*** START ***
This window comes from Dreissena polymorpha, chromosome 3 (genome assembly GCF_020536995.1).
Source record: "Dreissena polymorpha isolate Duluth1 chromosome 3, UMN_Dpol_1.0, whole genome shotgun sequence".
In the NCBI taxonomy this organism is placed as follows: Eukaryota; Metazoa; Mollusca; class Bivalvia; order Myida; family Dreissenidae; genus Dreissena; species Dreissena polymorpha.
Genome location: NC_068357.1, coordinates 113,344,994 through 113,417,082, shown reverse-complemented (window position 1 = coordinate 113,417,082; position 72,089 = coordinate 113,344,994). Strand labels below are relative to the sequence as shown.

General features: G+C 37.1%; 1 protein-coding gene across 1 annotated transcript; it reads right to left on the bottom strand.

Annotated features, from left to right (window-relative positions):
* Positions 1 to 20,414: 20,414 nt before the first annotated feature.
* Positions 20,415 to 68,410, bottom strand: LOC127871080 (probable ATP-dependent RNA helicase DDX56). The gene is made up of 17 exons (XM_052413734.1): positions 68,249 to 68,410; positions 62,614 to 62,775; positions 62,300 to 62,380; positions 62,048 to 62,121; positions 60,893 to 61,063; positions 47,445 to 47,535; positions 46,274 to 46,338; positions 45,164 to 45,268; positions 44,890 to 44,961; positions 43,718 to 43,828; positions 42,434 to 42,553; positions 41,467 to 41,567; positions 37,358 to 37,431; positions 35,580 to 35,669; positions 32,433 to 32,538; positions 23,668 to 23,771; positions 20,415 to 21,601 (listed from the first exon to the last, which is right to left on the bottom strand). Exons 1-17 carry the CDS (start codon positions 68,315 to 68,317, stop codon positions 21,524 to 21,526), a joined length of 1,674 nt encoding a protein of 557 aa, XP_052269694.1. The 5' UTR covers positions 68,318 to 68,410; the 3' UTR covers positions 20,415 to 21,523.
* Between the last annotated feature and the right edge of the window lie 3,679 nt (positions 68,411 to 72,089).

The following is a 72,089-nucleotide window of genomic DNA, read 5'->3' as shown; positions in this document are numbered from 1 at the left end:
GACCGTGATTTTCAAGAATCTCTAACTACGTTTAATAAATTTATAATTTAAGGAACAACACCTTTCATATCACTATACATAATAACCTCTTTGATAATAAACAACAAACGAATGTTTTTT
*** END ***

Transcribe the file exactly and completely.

This window comes from Dreissena polymorpha, chromosome 3 (genome assembly GCF_020536995.1).
Source record: "Dreissena polymorpha isolate Duluth1 chromosome 3, UMN_Dpol_1.0, whole genome shotgun sequence".
In the NCBI taxonomy this organism is placed as follows: Eukaryota; Metazoa; Mollusca; class Bivalvia; order Myida; family Dreissenidae; genus Dreissena; species Dreissena polymorpha.
Genome location: NC_068357.1, coordinates 113,344,994 through 113,417,082, shown reverse-complemented (window position 1 = coordinate 113,417,082; position 72,089 = coordinate 113,344,994). Strand labels below are relative to the sequence as shown.

General features: G+C 37.1%; 1 protein-coding gene across 1 annotated transcript; it reads right to left on the bottom strand.

Annotated features, from left to right (window-relative positions):
* Positions 1 to 20,414: 20,414 nt before the first annotated feature.
* Positions 20,415 to 68,410, bottom strand: LOC127871080 (probable ATP-dependent RNA helicase DDX56). The gene is made up of 17 exons (XM_052413734.1): positions 68,249 to 68,410; positions 62,614 to 62,775; positions 62,300 to 62,380; positions 62,048 to 62,121; positions 60,893 to 61,063; positions 47,445 to 47,535; positions 46,274 to 46,338; positions 45,164 to 45,268; positions 44,890 to 44,961; positions 43,718 to 43,828; positions 42,434 to 42,553; positions 41,467 to 41,567; positions 37,358 to 37,431; positions 35,580 to 35,669; positions 32,433 to 32,538; positions 23,668 to 23,771; positions 20,415 to 21,601 (listed from the first exon to the last, which is right to left on the bottom strand). Exons 1-17 carry the CDS (start codon positions 68,315 to 68,317, stop codon positions 21,524 to 21,526), a joined length of 1,674 nt encoding a protein of 557 aa, XP_052269694.1. The 5' UTR covers positions 68,318 to 68,410; the 3' UTR covers positions 20,415 to 21,523.
* Between the last annotated feature and the right edge of the window lie 3,679 nt (positions 68,411 to 72,089).

The following is a 72,089-nucleotide window of genomic DNA, read 5'->3' as shown; positions in this document are numbered from 1 at the left end:
GACCGTGATTTTCAAGAATCTCTAACTACGTTTAATAAATTTATAATTTAAGGAACAACACCTTTCATATCACTATACATAATAACCTCTTTGATAATAAACAACAAACGAATGTTTTTT